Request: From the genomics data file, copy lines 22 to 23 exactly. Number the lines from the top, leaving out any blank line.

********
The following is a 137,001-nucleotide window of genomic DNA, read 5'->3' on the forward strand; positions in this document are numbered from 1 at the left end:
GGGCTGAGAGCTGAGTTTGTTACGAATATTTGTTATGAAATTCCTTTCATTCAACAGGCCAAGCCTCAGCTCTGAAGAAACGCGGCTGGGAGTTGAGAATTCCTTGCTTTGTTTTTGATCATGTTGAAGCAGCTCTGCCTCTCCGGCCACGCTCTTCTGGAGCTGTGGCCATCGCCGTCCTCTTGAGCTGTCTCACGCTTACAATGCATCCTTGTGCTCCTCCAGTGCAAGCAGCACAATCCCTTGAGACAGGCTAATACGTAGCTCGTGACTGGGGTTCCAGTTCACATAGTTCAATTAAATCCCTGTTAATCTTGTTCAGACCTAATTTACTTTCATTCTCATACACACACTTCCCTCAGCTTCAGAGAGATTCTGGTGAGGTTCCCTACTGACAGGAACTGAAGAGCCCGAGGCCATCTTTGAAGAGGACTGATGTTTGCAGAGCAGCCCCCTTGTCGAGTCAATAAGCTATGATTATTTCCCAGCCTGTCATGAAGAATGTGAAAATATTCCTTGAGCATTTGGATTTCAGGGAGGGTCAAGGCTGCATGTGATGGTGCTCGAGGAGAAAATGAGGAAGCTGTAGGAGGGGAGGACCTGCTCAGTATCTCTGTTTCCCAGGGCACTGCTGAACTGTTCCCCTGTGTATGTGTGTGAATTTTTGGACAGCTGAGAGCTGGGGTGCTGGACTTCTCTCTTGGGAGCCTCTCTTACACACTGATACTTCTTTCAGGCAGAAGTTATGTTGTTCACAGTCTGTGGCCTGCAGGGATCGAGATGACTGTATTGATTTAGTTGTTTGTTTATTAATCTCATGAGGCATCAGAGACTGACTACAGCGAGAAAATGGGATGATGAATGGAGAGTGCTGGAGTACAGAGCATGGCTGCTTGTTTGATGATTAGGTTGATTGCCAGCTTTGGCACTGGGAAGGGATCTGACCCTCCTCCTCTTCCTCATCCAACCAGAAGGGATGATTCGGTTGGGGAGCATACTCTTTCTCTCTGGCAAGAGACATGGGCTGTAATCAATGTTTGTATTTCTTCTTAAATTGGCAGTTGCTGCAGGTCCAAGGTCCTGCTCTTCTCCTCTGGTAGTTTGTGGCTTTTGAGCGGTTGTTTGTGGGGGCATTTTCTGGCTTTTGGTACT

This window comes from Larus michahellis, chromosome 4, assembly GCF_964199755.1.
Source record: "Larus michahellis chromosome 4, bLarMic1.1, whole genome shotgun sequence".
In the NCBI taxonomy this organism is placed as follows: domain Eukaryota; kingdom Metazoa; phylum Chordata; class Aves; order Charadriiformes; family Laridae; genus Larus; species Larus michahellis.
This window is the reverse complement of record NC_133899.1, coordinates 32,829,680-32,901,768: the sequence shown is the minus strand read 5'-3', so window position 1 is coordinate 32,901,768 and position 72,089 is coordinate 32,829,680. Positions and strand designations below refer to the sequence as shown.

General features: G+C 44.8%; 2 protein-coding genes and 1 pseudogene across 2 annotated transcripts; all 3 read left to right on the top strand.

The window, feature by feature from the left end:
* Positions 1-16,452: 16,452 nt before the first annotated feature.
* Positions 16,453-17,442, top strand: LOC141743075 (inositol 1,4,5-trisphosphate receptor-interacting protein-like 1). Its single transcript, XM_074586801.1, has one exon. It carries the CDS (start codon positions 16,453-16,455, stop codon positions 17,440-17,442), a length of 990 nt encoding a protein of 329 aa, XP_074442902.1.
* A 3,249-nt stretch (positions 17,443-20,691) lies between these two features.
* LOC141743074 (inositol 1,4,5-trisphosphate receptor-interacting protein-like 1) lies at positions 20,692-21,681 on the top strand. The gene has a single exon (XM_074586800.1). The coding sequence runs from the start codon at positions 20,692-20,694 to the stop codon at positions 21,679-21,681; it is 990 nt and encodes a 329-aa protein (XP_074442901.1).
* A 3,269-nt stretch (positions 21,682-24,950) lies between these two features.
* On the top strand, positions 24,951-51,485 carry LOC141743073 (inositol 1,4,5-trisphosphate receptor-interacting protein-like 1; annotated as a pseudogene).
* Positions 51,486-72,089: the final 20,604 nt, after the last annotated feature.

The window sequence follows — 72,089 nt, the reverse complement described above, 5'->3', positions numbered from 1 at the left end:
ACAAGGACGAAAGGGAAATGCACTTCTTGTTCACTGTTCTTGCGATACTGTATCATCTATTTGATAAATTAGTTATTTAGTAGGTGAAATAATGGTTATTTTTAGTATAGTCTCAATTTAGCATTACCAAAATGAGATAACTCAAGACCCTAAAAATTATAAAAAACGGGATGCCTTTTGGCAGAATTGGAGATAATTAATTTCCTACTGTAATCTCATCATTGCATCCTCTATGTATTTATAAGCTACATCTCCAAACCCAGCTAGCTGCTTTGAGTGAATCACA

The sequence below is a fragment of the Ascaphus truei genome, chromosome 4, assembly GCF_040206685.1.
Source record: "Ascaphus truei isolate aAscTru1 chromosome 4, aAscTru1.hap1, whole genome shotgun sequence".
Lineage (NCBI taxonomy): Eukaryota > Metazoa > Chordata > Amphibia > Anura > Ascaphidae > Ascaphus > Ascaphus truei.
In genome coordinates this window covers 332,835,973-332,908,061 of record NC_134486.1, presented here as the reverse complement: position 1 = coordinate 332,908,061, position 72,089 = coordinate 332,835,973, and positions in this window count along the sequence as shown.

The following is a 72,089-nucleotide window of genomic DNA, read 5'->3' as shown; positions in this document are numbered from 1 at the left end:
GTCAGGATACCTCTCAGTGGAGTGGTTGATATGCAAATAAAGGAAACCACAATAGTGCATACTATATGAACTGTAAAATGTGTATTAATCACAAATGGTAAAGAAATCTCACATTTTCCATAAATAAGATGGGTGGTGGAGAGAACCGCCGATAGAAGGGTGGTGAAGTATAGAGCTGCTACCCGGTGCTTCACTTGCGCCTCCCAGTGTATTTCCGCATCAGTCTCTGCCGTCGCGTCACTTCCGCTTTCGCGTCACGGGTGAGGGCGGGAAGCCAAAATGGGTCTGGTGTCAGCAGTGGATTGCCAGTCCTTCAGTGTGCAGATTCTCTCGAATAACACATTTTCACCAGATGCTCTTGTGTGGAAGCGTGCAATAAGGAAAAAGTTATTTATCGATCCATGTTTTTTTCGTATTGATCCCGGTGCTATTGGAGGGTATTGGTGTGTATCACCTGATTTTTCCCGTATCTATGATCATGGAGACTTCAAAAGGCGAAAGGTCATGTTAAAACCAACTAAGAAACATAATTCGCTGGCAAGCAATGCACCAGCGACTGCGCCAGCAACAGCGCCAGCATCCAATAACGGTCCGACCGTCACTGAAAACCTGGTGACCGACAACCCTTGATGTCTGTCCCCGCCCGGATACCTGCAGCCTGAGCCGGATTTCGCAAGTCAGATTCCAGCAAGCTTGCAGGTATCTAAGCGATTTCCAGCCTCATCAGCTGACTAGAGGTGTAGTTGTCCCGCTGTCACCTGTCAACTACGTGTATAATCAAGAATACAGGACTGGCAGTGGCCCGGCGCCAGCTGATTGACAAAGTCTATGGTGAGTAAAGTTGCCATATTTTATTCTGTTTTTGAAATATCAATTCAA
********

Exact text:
The following is a 72,089-nucleotide window of genomic DNA, read 5'->3' as shown; positions in this document are numbered from 1 at the left end:
GTCAGGATACCTCTCAGTGGAGTGGTTGATATGCAAATAAAGGAAACCACAATAGTGCATACTATATGAACTGTAAAATGTGTATTAATCACAAATGGTAAAGAAATCTCACATTTTCCATAAATAAGATGGGTGGTGGAGAGAACCGCCGATAGAAGGGTGGTGAAGTATAGAGCTGCTACCCGGTGCTTCACTTGCGCCTCCCAGTGTATTTCCGCATCAGTCTCTGCCGTCGCGTCACTTCCGCTTTCGCGTCACGGGTGAGGGCGGGAAGCCAAAATGGGTCTGGTGTCAGCAGTGGATTGCCAGTCCTTCAGTGTGCAGATTCTCTCGAATAACACATTTTCACCAGATGCTCTTGTGTGGAAGCGTGCAATAAGGAAAAAGTTATTTATCGATCCATGTTTTTTTCGTATTGATCCCGGTGCTATTGGAGGGTATTGGTGTGTATCACCTGATTTTTCCCGTATCTATGATCATGGAGACTTCAAAAGGCGAAAGGTCATGTTAAAACCAACTAAGAAACATAATTCGCTGGCAAGCAATGCACCAGCGACTGCGCCAGCAACAGCGCCAGCATCCAATAACGGTCCGACCGTCACTGAAAACCTGGTGACCGACAACCCTTGATGTCTGTCCCCGCCCGGATACCTGCAGCCTGAGCCGGATTTCGCAAGTCAGATTCCAGCAAGCTTGCAGGTATCTAAGCGATTTCCAGCCTCATCAGCTGACTAGAGGTGTAGTTGTCCCGCTGTCACCTGTCAACTACGTGTATAATCAAGAATACAGGACTGGCAGTGGCCCGGCGCCAGCTGATTGACAAAGTCTATGGTGAGTAAAGTTGCCATATTTTATTCTGTTTTTGAAATATCAATTCAA